Mr. Goodhue hoped the amendment never would obtain. Gentlemen should recollect there appeared a large majority against amendments, when the subject was first introduced, and he had no doubt but that majority still existed. Now, rather than this amendment should take effect, he would vote against all that had been agreed to. His greatest apprehensions were, that the State Governments would oppose and thwart the general one to such a degree as finally to overturn it. Now, to guard against this evil, he wished the Federal Government to possess every power necessary to its existence.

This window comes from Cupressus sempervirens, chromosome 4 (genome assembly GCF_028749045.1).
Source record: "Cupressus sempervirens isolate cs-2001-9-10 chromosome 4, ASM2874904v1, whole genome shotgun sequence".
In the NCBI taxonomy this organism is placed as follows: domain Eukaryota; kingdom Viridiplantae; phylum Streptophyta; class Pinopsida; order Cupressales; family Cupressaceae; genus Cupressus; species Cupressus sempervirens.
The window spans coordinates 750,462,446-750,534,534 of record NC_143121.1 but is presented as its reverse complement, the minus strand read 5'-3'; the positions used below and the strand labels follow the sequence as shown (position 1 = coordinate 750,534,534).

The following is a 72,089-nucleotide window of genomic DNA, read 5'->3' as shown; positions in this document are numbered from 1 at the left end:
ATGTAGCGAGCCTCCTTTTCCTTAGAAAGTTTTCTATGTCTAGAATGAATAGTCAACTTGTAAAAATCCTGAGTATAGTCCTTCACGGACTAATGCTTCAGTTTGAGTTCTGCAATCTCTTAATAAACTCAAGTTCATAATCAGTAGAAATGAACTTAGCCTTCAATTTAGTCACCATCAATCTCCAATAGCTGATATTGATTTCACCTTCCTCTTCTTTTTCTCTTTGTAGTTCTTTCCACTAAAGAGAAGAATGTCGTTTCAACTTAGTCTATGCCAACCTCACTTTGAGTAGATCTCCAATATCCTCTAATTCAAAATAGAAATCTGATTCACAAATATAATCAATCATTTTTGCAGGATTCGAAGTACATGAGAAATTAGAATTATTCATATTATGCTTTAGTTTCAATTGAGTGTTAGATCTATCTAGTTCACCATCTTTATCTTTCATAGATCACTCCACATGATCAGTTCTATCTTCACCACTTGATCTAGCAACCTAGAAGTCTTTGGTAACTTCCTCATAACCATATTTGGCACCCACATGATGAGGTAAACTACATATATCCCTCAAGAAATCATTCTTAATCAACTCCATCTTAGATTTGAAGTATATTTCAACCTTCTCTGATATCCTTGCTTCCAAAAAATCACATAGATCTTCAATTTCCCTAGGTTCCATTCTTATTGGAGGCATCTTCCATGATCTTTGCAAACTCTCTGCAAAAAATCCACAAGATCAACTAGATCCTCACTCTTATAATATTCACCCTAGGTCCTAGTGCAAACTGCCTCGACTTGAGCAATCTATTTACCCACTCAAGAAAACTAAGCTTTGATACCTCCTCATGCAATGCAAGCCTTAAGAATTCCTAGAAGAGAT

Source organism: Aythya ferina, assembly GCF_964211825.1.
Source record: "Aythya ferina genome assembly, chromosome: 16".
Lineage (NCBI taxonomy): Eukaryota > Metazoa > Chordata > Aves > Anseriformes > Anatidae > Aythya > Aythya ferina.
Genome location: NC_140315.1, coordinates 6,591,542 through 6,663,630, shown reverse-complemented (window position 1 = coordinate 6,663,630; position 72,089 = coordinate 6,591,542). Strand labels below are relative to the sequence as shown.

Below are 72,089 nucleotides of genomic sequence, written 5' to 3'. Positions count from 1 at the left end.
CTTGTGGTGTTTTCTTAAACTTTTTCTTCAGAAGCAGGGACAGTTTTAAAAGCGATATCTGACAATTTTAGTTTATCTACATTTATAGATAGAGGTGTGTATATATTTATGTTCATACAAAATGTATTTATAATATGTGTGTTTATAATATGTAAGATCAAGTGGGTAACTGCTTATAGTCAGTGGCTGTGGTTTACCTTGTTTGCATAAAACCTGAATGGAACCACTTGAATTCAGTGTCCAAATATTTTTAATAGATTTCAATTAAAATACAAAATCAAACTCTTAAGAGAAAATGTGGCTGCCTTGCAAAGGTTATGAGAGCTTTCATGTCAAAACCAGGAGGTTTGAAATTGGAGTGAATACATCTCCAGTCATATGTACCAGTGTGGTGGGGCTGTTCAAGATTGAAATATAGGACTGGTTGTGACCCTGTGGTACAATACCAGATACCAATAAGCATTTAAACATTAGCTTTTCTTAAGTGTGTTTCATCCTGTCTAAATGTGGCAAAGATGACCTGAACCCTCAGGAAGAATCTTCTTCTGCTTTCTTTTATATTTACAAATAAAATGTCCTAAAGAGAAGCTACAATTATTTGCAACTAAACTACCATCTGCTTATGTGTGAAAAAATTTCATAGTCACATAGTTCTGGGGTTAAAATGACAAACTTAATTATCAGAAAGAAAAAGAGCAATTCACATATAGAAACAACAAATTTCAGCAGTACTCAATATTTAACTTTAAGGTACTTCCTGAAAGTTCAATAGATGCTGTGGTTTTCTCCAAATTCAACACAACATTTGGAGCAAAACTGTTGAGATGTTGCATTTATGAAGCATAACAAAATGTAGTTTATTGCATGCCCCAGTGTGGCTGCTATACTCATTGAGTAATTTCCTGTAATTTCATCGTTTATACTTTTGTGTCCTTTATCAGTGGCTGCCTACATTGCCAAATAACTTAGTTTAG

Mr. Burke was convinced there was a majority against him; but, nevertheless, he would do his duty, and propose such amendments as he conceived essential to secure the rights and liberties of his constituents. He begged permission to make an observation or two, not strictly in order; the first was on an assertion that had been repeated more than once in this House, "That this revolution or adoption of the new constitution was agreeable to the public mind, and those who opposed it at first are now satisfied with it." I believe, sir, said he, that many of those gentlemen who agreed to the ratification without amendments, did it from principles of patriotism, but they knew at the same time that they parted with their liberties; yet they had such reliance on the virtue of a future Congress, that they did not hesitate, expecting that they would be restored to them unimpaired, as soon as the Government commenced its operations, conformably to what was mutually understood at the sealing and delivering up of those instruments.